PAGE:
Reports of Cases Argued and Determined in the Courts of Exchequer and Exchequer Chamber, at Law, in Equity, and in Error; From Michaelmas Term, 7 Geo. IV., to [Hilary Term, 10 & 11 Geo. IV.], Both Inclusive, [1826-1830] Volume 1

Reports of Cases Argued and Determined in the Courts of Exchequer and Exchequer Chamber, at Law, in Equity, and in Error; From Michaelmas Term, 7 Geo. IV., to [Hilary Term, 10 & 11 Geo. IV.], Both Inclusive, [1826-1830] Volume 1

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This historic book may have numerous typos and missing text. Purchasers can usually download a free scanned copy of the original book (without typos) from the publisher. Not indexed. Not illustrated. 1857 edition. Excerpt: ... and if she does not receive the annuity, his intention will be defeated. It issaid, he charges generally all his estates; and it might be so, if 307 it had not been followed by the residuary devise. If the testator VOL. I.--27, s 2 _-_Y. a J. intended the pecuniary legatee to be paid, it is equally clear that he intended the specific devisee to take the benefit provided for him. It cannot be contended, that a specific legatee of goods and chattels can be called upon to contribute to the payment of a pecuniary legacy; and if he can be, how, and in what manner, is the contribution to be made? Hayter for the defendant Rosamond Spong, the testator's widow, and for the defendant William Spong. Lovat for Daniel Spong, the testator's heir at law.--Very strong expressions in wills have frequently been passed over by the Court, in order to effectuate the general intention of the testator. Robinson 11. Robinson, 1 Burr. 38, Doe dem. Strong v. Goff, 11 East, 668.(a) In Jesson v. Wright, 2 Bligh, 1, Lord ELDON expressly states it as an established rule, that where there is a particular and a general intent, the former is to be sacrificed to the latter, and that the Courts are bound to give effect to it. Here the testator's intention clearly was, that all the devises and bequests in his will should have effect, and not that any one of them should be disappointed in order to effect the other. Simpkinson, in reply.--The question is, merely, what was the intention-of the testator; not whether a pecuniary legatee has a right to call on a specific legatee for a contribution. Joy v. Campbell does not appear to have been decided on this point, for there does not seem to have been any argument on the question, whether the estates were...show more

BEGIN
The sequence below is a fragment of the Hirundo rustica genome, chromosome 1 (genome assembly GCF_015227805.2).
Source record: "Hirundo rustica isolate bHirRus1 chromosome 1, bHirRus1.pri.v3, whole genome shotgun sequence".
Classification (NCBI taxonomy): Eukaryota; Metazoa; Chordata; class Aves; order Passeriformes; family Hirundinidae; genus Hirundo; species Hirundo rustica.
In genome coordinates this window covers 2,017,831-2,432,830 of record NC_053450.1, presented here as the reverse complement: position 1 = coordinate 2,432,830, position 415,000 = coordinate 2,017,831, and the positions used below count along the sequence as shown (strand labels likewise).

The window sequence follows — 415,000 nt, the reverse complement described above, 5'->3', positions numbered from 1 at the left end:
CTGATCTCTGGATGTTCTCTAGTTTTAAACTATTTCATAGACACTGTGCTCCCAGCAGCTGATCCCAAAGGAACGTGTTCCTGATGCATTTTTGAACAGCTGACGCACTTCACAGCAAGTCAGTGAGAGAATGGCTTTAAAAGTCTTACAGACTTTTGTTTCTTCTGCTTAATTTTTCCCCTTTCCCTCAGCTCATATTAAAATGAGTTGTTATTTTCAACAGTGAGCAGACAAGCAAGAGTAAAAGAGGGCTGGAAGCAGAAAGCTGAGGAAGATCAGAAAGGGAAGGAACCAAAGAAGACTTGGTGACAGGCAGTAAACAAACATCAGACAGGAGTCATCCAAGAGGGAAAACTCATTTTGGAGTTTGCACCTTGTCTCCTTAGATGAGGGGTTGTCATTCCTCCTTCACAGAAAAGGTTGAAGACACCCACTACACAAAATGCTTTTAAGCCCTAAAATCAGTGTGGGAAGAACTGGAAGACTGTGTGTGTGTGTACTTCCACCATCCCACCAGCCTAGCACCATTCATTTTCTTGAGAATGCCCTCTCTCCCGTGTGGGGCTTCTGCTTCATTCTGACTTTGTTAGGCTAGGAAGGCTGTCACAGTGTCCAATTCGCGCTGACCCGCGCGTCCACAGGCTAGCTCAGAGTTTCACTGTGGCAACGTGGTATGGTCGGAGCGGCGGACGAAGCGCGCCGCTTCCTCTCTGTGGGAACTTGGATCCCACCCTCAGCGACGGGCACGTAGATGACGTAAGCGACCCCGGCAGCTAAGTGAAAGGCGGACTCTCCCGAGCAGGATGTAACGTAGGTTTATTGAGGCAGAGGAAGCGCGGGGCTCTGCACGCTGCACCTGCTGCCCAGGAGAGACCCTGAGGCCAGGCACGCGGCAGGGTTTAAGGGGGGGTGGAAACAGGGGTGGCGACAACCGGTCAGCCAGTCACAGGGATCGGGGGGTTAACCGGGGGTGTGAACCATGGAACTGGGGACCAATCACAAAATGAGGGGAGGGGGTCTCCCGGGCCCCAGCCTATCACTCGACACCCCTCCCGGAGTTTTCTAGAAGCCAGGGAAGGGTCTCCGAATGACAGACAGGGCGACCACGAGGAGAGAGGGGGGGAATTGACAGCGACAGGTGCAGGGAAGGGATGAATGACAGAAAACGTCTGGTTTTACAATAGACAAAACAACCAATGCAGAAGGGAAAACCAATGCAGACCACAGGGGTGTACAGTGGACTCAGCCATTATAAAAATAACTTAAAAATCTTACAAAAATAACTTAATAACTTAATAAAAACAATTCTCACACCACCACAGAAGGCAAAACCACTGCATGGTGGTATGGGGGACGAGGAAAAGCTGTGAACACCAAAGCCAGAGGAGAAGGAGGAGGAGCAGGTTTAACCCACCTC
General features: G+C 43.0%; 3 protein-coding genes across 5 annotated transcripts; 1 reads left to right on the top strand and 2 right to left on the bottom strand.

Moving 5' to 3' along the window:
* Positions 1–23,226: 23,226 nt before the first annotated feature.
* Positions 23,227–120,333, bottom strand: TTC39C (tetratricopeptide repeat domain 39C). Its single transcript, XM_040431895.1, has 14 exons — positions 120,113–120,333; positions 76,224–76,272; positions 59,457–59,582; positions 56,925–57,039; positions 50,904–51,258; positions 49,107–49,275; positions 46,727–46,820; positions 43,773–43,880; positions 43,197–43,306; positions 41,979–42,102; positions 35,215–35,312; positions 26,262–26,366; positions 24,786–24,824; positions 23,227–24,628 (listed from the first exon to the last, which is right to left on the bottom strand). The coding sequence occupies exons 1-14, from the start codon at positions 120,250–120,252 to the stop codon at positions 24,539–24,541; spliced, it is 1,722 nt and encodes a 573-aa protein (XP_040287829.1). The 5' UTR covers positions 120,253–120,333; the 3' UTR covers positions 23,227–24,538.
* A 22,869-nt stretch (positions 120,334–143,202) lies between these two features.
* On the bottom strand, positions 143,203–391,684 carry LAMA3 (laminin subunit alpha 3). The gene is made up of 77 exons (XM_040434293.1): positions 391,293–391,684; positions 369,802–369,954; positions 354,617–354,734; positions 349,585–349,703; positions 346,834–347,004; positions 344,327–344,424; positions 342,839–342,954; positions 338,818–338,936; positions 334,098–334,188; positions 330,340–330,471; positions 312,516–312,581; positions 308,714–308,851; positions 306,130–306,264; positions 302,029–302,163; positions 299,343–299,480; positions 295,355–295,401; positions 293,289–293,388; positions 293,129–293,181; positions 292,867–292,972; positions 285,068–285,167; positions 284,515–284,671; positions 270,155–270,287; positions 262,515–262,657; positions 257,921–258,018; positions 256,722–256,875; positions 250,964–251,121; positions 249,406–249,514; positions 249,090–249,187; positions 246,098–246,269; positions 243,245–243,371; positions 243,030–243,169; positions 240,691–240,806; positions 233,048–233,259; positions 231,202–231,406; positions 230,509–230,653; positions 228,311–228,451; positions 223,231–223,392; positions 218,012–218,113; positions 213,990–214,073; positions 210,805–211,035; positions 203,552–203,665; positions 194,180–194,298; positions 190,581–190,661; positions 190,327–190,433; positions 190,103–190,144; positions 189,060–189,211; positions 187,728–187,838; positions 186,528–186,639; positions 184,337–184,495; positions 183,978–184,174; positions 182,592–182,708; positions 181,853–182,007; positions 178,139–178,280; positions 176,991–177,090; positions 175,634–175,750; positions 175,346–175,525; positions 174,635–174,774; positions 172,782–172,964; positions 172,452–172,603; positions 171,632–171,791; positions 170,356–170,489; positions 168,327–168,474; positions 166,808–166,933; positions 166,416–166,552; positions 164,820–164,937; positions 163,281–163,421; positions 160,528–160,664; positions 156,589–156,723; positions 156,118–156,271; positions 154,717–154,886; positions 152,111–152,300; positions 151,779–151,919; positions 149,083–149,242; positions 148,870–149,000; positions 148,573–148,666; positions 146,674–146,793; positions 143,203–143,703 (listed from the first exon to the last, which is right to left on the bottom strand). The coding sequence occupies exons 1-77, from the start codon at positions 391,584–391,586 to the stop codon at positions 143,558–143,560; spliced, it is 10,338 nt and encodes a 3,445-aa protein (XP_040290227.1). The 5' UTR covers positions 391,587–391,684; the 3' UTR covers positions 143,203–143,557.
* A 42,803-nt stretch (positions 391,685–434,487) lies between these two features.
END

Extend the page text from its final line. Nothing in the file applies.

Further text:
Product details

  • Paperback | 196 pages
  • 189 x 246 x 11mm | 358g
  • Rarebooksclub.com
  • United States
  • English
  • black & white illustrations
  • 1236749650
  • 9781236749659